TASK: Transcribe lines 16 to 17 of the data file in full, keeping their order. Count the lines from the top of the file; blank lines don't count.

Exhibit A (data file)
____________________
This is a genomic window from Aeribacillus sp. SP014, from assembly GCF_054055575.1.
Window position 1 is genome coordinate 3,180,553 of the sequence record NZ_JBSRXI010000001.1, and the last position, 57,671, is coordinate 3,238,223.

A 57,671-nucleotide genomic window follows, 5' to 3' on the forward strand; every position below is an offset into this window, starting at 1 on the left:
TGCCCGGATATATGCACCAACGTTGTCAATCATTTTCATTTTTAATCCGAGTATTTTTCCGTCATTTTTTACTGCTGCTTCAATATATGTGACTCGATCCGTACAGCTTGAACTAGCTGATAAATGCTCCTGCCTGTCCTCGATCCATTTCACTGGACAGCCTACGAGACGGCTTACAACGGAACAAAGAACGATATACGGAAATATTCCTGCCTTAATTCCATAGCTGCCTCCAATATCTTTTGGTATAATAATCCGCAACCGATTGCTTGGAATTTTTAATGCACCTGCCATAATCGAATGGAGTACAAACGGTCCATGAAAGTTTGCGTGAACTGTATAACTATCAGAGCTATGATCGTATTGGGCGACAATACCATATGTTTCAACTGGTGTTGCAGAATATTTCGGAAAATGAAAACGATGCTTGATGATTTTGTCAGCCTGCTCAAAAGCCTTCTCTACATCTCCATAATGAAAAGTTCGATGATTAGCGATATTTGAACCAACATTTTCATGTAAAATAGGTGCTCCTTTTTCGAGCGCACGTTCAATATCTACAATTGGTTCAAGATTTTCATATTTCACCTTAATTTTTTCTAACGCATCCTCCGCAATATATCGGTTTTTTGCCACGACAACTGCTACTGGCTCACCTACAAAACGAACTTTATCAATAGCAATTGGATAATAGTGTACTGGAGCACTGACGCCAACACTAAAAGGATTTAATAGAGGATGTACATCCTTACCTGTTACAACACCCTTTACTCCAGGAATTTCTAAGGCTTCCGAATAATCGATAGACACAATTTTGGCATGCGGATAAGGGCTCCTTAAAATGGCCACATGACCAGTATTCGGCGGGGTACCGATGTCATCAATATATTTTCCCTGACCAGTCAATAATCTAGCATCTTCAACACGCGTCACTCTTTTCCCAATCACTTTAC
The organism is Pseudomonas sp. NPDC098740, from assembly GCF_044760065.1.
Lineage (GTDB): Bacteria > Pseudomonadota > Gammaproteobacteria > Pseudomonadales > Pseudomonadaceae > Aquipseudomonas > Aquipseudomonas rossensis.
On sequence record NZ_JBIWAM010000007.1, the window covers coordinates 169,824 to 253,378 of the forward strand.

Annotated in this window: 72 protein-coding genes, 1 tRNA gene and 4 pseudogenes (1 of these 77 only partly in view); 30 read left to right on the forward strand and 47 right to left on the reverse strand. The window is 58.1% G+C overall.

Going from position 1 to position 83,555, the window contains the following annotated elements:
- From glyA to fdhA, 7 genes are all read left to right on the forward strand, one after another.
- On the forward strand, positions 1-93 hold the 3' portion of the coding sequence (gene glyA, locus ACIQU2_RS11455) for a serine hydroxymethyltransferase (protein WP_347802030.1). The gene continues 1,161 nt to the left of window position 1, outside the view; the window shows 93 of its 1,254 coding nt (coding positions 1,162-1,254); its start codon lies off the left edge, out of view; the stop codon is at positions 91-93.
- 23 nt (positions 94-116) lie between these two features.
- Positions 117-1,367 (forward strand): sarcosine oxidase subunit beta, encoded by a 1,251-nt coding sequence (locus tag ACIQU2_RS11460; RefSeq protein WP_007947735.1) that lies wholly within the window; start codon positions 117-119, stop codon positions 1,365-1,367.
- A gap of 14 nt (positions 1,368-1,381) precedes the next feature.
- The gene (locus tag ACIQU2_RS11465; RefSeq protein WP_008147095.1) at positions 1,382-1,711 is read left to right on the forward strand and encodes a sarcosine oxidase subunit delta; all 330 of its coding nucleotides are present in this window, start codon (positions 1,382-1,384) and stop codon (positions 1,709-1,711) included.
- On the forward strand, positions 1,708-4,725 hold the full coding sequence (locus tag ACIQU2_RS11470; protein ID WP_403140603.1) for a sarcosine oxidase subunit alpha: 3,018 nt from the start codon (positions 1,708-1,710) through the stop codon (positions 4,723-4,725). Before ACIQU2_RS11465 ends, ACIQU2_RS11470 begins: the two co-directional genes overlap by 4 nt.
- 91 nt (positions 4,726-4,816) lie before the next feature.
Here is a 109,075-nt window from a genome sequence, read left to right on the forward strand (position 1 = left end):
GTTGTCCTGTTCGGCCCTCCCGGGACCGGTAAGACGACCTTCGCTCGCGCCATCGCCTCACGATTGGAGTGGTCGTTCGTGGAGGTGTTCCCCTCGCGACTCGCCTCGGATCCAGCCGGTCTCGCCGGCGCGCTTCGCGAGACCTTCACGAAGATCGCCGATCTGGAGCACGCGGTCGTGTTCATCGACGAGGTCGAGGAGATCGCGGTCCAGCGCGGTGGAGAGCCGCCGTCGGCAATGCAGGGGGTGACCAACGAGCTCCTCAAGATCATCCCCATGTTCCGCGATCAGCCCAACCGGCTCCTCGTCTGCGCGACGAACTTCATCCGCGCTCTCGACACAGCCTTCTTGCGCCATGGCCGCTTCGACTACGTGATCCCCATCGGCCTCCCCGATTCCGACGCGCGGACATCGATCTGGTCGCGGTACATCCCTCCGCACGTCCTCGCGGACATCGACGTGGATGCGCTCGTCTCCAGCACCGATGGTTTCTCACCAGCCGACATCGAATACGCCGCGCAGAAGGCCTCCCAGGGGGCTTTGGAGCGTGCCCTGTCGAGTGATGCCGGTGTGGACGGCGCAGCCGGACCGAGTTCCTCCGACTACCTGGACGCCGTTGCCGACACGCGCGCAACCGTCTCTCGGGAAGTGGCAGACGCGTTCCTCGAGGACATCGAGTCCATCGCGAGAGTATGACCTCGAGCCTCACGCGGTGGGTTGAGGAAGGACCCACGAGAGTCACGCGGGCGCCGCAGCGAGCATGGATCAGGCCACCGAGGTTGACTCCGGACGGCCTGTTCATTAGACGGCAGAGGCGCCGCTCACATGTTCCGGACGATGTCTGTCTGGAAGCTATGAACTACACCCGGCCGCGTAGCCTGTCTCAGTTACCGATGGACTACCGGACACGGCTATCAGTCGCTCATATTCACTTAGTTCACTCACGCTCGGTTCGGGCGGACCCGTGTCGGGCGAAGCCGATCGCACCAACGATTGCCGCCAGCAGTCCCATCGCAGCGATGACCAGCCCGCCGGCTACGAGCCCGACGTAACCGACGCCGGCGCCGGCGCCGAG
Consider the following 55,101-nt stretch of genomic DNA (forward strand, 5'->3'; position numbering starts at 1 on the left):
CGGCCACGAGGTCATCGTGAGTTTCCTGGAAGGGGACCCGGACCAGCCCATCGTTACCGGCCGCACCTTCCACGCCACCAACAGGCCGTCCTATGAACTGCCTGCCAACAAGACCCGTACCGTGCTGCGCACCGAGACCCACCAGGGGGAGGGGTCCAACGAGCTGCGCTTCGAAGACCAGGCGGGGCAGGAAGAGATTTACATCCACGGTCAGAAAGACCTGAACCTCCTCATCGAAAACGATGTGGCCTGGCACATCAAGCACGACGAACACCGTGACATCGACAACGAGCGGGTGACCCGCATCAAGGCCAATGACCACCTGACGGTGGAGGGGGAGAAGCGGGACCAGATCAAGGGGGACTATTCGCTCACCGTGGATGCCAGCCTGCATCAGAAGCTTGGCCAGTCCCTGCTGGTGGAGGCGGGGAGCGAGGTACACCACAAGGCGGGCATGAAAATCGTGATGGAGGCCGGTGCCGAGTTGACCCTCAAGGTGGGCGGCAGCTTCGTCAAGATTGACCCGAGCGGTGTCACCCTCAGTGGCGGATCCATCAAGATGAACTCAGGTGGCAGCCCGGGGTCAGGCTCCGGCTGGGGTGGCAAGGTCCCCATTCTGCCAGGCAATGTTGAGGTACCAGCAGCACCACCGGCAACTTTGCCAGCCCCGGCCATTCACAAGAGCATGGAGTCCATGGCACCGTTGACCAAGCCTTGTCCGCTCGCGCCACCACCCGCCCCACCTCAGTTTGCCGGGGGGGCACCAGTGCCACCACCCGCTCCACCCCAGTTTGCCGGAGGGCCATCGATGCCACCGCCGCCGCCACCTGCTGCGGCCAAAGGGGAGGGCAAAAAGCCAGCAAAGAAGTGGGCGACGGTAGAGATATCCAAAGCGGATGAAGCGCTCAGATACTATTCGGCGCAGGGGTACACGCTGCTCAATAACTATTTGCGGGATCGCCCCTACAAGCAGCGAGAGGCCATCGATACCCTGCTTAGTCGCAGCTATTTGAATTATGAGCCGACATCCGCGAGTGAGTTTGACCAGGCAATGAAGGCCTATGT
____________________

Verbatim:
- On the forward strand, positions 1,708-4,725 hold the full coding sequence (locus tag ACIQU2_RS11470; protein ID WP_403140603.1) for a sarcosine oxidase subunit alpha: 3,018 nt from the start codon (positions 1,708-1,710) through the stop codon (positions 4,723-4,725). Before ACIQU2_RS11465 ends, ACIQU2_RS11470 begins: the two co-directional genes overlap by 4 nt.
- 91 nt (positions 4,726-4,816) lie before the next feature.